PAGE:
Table 1

The immunophenotypes of 42 cases of RCCs with sarcomatoid differentiation and the expression differences between carcinoma and sarcomatoid differentiation

Markers

C+/S+

C+/S-

C−/S+

C−/S-

Total C+

Total S+

P value

Vimentin

22

0

20

0

22 (52%)

42 (100%)

0.000*

CK

18

16

3

5

34 (81%)

21 (50%)

0.005*

EMA

21

16

0

5

37 (88%)

21 (50%)

0.000*

CK7

0

11

5

26

11 (26%)

5 (12%)

0.164

CK18

12

13

7

10

25 (60%)

19 (45%)

0.275

HMW-CK

0

0

3

39

0 (0%)

3 (7%)

0.241

CAIX

20

1

12

9

21 (50%)

32 (76%)

0.023*

CD10

20

3

12

7

23 (55%)

32 (76%)

0.065

PAX8

24

10

3

4

34 (81%)

27 (64%)

0.141

AMACR

3

8

3

28

11 (26%)

6 (14%)

0.277

CD117

0

7

3

32

7 (17%)

3 (7%)

0.313

CD99

0

3

9

30

3 (7%)

9 (21%)

0.116

SMA

0

0

8

34

0 (0%)

8 (19%)

0.005*

CD34

0

0

0

42

0 (0%)

0 (0%)

S100

0

0

0

42

0 (0%)

0 (0%)

HMB45

0

0

0

42

0 (0%)

0 (0%)

MelanA

0

0

0

42

0 (0%)

0 (0%)

P53

8

2

12

20

10 (24%)

20 (48%)

0.040*

Bcl-2

9

16

0

17

25 (60%)

9 (21%)

0.001*

C carcinoma cell, S sarcomatoid cell

*The difference is statistically significant

The expression patterns of vimentin, CK, and EMA in RCCs with sarcomatoid differentiation

The positive expression rates of vimentin were 52% (22/42) in carcinoma cells and 100% (42/42) in sarcomatoid cell (P = 0.000). The main expression panels of vimentin were C+/S+ (22/42) and C−/S+ (20/42). The positive expression rates of CK in carcinoma and sarcomatoid cells were 81% (34/42) and 50% (21/42), respectively (P = 0.005). The main expression panels of CK were C+/S+ (18/42) and C+/S- (16/42). The positive expression rates of EMA were 88% (37/42) and 50% (21/42) in carcinoma and sarcomatoid cells, respectively (P = 0.000). The expression panels of EMA were C+/S+ (21/42) and C+/S- (16/42).

The expression patterns of CK7, CK18, and HMW-CK in RCC with sarcomatoid differentiation

CK7 was expressed in carcinoma cells in 11 of 42 cases (11/42) and sarcomatoid cells in 5 of 42 cases (5/42) (P = 0.164). The expression panels of CK7 were C+/S- (11/42) and C−/S+ (5/42). CK7 was not simultaneously expressed in two types of cells. CK18 was expressed in carcinoma cells in 25 of 42 cases (25/42) and sarcomatoid cells in 19 of 42 cases (19/42) (P = 0.275). The main expression panels of CK18 were C+/S+ (12/42) and C+/S- (13/42). HMW-CK was only expressed in the sarcomatoid cells in 3 of 42 cases (3/42) (P = 0.241).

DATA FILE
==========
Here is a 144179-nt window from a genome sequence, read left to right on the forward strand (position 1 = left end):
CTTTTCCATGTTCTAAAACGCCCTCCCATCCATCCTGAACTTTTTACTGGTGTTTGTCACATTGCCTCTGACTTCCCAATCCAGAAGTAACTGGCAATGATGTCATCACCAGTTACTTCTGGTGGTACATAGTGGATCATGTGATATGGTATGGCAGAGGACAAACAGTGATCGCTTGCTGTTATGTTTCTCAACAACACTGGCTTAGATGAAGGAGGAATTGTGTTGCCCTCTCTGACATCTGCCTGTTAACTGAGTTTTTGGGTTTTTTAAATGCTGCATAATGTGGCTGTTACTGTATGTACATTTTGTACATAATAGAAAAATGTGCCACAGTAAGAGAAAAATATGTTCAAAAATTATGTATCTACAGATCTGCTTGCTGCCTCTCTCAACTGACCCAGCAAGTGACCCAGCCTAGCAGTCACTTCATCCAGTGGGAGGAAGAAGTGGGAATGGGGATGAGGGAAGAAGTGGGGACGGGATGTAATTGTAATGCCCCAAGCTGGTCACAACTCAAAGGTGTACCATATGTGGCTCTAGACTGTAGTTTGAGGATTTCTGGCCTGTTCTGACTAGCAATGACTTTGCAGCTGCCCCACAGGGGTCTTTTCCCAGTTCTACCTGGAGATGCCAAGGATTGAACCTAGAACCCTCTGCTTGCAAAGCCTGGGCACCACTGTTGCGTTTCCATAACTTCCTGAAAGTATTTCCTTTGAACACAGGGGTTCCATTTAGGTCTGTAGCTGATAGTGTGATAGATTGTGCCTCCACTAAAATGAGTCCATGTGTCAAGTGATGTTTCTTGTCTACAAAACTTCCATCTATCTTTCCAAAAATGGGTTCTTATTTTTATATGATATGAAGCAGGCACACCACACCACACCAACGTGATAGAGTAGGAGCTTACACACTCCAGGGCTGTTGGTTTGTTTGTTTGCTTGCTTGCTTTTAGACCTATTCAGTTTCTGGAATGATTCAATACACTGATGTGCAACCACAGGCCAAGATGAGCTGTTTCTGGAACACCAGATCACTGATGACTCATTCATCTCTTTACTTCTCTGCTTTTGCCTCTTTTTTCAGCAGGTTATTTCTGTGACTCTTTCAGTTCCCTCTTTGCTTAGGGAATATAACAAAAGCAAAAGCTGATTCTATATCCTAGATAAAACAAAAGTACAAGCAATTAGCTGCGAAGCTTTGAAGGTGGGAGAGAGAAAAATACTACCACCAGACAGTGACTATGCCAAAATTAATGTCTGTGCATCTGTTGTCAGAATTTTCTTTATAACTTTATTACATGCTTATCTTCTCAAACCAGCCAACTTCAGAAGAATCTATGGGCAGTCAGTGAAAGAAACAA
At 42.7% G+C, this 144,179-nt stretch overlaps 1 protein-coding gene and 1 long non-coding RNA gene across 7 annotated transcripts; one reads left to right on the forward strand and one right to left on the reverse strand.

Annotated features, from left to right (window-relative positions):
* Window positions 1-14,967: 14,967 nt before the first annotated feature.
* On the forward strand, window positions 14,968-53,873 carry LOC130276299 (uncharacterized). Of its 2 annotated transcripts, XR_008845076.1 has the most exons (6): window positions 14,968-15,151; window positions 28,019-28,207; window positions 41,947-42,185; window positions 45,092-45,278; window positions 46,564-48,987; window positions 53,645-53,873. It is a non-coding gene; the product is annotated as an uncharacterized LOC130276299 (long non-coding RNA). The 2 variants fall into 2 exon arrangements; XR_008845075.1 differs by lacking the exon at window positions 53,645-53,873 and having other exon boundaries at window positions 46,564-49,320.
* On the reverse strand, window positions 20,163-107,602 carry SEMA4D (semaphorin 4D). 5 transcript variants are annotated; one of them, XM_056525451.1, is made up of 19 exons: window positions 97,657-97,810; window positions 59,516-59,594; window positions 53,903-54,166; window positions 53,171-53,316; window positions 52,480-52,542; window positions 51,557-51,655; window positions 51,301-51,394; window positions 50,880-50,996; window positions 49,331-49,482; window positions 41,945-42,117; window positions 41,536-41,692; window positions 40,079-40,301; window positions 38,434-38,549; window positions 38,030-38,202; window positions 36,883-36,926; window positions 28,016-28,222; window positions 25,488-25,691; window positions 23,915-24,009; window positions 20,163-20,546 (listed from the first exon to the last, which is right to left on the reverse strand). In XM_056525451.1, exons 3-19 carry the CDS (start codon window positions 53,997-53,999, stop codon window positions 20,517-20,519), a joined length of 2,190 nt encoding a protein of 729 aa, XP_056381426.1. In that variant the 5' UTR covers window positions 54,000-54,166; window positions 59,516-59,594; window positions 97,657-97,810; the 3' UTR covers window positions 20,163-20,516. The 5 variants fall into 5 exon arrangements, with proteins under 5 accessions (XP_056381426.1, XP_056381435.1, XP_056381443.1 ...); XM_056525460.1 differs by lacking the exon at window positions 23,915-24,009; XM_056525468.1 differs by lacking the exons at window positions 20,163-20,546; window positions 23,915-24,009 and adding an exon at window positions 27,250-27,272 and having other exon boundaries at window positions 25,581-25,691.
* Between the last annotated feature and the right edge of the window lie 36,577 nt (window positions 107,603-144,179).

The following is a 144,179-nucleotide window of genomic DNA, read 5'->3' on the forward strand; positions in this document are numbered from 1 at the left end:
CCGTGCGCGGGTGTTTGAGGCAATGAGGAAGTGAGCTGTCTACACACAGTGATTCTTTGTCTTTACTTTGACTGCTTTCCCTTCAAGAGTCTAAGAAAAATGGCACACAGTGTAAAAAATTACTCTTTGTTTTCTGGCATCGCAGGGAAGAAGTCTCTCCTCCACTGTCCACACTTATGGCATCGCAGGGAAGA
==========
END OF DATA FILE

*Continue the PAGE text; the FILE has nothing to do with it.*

The expression patterns of CAIX, CD10, and PAX8 in RCC with sarcomatoid differentiation

The positive expression rates of CAIX in carcinoma and sarcomatoid cells were 50% (21/42) and 76% (32/42), respectively (P = 0.023). The major expression panels of CAIXwere C+/S+ (20/42) and C−/S+ (12/42). Among them, CAIX was diffusely strong expressed (3+) in carcinoma cells in 18 of 42 cases and in sarcomatoid cells in 29 of 42 cases. The positive expression rates of CD10 in carcinoma and sarcomatoid cells were 55% (23/42) and 76% (32/42), respectively (P = 0.065). The main expression panels of CD10 were C+/S+ (20/42) and C−/S+ (12/42). PAX8 was expressed in carcinoma cells in 34 of 42 cases (34/42) and sarcomatoid cells in 11 of 42 cases (27/42) (P = 0.141). Notably, among them, 24 cases showed co-expression of PAX8 in two types of cells (24/42). The main expression panels of PAX8 were C+/S+ (24/42), and C+/S- (10/42). The positive expressions of CAIX, CD10, and PAX8 were showed in Fig. 2a, b, and c.
Fig. 2

Immunohistochemical staining figures of RCC with sarcomatoid differentiation. a The positive expression of CA IX in clear cell carcinoma together with fibrosarcomatoid cells b The positive expression of CD10 in clear cell carcinoma together with fibrosarcomatoid cells c The positive expression of PAX8 in ChRCC together with fibrosarcomatoid cells d The positive expression of p53 in fibrosarcomatoid cells and negative expression in clear cell carcinoma. Immunohistochemistry × 100

The expression patterns of AMACR, CD117, and CD99 in RCC with sarcomatoid differentiation

The expression panels of AMACR were C+/S+ (3/42), C+/S- (8/42), and C−/S+ (3/42). The expression patterns showed no difference between carcinoma and sarcomatoid cells (P = 0.277). CD117 were merely expressed in carcinoma cells in 7 of 42 cases and sarcomatoid cells in 3 of 42 cases (P = 0.313). In addition, 3 samples presented CD99 expression in carcinoma cells and 9 cases presented CD99 expression in sarcomatoid cells (P = 0.116).

The expression patterns of SMA, CD34, S100, HMB45, and melanA in RCC with sarcomatoid differentiation